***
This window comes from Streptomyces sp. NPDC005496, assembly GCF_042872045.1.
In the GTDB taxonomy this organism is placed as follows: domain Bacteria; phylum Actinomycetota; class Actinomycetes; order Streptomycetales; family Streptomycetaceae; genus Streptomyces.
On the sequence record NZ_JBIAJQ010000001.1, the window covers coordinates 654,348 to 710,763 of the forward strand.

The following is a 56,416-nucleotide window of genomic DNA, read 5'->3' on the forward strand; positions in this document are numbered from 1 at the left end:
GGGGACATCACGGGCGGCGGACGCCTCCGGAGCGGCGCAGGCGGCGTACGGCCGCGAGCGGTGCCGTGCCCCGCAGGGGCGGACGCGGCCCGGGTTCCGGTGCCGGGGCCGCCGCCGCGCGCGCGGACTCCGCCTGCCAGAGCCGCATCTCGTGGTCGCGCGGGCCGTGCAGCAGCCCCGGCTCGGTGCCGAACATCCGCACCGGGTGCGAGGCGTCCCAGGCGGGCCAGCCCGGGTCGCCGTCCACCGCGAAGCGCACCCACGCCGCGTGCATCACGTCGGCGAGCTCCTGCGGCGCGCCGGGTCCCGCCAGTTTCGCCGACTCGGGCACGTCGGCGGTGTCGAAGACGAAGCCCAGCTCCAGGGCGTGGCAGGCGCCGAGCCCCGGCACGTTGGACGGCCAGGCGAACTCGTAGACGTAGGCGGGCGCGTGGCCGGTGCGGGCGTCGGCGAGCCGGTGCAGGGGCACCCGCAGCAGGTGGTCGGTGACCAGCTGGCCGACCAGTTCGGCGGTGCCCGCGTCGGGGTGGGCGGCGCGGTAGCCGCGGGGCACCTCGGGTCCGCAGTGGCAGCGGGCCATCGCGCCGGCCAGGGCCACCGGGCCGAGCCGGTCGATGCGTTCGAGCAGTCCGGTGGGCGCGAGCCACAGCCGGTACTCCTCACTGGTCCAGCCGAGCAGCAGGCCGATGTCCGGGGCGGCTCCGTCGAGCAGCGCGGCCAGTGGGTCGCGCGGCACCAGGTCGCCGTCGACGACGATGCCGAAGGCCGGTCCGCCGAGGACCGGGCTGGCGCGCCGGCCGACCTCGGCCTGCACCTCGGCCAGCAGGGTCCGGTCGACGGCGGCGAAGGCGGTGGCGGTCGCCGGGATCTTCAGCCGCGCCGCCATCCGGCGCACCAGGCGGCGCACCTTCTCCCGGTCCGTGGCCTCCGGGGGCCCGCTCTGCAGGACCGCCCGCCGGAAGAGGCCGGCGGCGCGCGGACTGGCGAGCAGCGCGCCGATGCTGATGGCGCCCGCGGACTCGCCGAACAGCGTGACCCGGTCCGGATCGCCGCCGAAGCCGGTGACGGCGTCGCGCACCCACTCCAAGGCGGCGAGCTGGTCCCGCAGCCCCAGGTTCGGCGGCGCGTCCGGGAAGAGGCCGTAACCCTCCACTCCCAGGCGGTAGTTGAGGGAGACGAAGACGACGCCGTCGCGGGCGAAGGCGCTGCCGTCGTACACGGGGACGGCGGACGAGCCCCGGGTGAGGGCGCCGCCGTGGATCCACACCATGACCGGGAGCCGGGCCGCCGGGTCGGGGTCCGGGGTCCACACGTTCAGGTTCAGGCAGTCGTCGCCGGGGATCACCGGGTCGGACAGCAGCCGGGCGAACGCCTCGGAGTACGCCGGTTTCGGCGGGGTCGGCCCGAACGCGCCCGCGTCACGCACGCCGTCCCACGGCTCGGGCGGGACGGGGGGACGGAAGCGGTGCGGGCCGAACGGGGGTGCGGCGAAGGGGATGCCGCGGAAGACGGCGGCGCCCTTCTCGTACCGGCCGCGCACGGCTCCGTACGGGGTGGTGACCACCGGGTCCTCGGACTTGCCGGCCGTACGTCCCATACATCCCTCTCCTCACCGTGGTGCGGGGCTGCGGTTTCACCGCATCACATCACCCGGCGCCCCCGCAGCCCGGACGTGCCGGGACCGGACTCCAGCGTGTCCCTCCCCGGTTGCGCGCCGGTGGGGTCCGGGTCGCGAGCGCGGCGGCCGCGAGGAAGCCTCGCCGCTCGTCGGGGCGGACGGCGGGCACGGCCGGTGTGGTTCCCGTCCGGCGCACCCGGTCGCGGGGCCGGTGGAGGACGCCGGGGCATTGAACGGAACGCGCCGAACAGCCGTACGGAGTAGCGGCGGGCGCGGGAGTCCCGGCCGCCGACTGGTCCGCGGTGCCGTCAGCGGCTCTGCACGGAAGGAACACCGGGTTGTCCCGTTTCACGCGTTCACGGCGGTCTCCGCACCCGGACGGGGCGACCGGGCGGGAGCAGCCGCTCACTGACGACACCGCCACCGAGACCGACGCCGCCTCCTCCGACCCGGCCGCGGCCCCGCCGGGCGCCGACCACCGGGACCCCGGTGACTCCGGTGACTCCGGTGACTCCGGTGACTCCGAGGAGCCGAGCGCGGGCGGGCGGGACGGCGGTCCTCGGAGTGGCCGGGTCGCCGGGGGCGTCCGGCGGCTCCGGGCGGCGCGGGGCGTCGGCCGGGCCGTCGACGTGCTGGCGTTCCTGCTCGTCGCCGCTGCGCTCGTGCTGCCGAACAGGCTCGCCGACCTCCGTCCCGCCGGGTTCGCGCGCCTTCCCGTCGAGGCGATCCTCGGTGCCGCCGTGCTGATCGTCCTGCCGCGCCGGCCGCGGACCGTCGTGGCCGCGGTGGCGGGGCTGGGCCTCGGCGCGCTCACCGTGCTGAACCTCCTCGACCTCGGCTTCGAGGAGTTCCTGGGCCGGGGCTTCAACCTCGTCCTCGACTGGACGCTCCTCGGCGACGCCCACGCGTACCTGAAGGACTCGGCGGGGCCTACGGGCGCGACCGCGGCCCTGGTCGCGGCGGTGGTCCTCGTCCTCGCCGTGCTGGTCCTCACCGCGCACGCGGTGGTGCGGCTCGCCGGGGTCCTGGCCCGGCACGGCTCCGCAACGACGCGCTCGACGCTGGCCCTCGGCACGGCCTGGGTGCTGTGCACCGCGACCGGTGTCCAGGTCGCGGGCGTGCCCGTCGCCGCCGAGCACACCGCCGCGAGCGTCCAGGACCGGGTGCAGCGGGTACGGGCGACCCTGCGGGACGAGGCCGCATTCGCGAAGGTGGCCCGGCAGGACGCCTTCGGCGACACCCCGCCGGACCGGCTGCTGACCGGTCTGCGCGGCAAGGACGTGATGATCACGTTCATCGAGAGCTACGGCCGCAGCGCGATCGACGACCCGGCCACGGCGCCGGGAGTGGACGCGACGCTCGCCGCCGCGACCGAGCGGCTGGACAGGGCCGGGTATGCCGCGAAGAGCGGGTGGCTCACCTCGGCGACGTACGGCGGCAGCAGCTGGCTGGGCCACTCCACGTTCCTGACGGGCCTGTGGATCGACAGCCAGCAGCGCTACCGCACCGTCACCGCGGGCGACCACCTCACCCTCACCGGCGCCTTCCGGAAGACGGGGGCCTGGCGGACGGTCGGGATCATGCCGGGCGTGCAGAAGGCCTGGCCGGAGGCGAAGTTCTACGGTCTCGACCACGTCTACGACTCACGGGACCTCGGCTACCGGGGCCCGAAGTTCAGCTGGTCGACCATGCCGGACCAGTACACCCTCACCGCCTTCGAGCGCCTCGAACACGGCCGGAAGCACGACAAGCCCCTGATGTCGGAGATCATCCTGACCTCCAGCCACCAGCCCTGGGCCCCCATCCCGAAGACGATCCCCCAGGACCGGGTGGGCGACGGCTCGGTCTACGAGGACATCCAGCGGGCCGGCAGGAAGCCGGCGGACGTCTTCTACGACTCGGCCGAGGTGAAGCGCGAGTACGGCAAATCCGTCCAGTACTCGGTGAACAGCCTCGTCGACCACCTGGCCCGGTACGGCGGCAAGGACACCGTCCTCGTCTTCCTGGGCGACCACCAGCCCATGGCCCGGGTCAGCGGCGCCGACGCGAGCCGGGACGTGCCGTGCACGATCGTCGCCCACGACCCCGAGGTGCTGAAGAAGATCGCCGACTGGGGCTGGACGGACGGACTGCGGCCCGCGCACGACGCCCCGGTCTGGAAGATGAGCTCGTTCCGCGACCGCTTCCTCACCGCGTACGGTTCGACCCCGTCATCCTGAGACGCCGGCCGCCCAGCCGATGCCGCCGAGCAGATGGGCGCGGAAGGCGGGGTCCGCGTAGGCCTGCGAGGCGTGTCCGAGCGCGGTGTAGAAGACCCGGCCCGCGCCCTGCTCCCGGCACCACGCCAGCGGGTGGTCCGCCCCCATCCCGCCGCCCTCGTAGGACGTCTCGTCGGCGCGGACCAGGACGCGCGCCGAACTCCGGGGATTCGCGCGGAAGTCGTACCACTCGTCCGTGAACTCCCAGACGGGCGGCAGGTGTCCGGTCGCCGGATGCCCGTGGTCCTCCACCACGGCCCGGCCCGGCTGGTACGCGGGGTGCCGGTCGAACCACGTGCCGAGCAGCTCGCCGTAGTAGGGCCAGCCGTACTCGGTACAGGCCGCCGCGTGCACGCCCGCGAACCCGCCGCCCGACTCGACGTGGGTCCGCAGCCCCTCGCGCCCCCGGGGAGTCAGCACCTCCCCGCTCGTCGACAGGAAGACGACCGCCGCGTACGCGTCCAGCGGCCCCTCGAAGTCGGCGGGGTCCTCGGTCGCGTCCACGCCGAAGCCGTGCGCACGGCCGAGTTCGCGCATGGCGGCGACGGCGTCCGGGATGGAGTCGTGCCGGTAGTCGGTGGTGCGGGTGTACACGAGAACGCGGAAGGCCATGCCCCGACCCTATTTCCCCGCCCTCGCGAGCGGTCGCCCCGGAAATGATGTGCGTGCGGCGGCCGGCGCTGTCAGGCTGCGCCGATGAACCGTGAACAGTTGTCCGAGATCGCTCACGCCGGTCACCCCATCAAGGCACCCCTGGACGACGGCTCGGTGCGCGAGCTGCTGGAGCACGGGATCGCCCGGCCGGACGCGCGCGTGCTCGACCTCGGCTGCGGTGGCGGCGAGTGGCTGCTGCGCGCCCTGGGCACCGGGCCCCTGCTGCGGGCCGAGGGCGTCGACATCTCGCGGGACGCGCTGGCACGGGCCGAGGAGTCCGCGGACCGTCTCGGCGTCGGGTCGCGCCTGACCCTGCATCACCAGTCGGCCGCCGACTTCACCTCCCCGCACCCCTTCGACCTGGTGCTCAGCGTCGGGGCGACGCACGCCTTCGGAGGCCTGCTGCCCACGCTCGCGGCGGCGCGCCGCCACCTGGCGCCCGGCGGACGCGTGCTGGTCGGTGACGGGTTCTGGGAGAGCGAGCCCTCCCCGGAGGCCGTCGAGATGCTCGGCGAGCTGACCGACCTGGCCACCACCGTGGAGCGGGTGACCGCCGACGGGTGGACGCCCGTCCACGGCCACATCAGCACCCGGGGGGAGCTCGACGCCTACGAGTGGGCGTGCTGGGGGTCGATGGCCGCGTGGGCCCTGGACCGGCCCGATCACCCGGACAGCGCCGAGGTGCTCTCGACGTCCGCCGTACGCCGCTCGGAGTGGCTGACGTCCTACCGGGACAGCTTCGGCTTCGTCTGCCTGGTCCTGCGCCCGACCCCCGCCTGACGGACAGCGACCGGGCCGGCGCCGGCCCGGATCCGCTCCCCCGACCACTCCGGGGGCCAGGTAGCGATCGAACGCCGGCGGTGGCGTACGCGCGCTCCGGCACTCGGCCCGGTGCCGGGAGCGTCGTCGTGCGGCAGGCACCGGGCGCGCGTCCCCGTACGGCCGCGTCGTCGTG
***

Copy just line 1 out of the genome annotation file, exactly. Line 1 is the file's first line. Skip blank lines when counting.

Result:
This window comes from Streptomyces sp. NPDC005496, assembly GCF_042872045.1.